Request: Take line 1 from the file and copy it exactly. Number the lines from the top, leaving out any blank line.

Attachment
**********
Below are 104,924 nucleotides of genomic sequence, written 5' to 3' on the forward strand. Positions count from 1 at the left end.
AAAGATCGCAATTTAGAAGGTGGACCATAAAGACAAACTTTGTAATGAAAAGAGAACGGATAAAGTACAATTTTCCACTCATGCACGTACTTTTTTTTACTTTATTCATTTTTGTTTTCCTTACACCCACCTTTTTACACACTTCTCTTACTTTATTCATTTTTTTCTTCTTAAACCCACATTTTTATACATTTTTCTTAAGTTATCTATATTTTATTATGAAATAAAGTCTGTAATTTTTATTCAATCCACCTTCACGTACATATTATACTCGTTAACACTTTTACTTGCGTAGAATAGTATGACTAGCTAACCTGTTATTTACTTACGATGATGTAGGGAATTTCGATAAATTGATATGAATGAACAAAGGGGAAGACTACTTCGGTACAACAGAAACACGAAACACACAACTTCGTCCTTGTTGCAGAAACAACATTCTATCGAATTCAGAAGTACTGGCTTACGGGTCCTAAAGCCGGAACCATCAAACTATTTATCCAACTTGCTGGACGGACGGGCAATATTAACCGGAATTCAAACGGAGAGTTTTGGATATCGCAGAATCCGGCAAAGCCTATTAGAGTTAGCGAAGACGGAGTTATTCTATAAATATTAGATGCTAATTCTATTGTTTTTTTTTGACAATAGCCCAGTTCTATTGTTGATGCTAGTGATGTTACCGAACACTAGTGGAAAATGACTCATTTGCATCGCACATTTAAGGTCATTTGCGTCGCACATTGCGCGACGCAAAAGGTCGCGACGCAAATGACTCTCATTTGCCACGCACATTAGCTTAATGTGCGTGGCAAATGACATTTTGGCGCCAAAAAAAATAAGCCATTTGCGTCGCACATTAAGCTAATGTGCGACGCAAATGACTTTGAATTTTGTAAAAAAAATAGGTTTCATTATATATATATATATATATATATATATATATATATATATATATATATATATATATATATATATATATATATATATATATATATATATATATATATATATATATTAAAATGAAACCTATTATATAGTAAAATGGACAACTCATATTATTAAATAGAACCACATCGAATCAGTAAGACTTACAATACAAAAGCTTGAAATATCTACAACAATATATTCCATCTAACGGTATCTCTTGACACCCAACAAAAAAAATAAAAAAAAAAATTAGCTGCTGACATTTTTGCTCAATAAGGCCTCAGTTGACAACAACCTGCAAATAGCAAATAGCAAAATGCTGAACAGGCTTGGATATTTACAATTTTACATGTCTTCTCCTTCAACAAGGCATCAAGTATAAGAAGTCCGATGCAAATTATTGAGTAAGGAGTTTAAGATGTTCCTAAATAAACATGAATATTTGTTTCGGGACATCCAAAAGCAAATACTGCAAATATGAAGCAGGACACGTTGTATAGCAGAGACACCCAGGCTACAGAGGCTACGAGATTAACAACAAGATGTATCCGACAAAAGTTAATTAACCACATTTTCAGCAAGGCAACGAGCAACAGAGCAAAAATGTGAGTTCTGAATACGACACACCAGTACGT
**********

Below are 104,924 nucleotides of genomic sequence, written 5' to 3' on the forward strand. Positions count from 1 at the left end.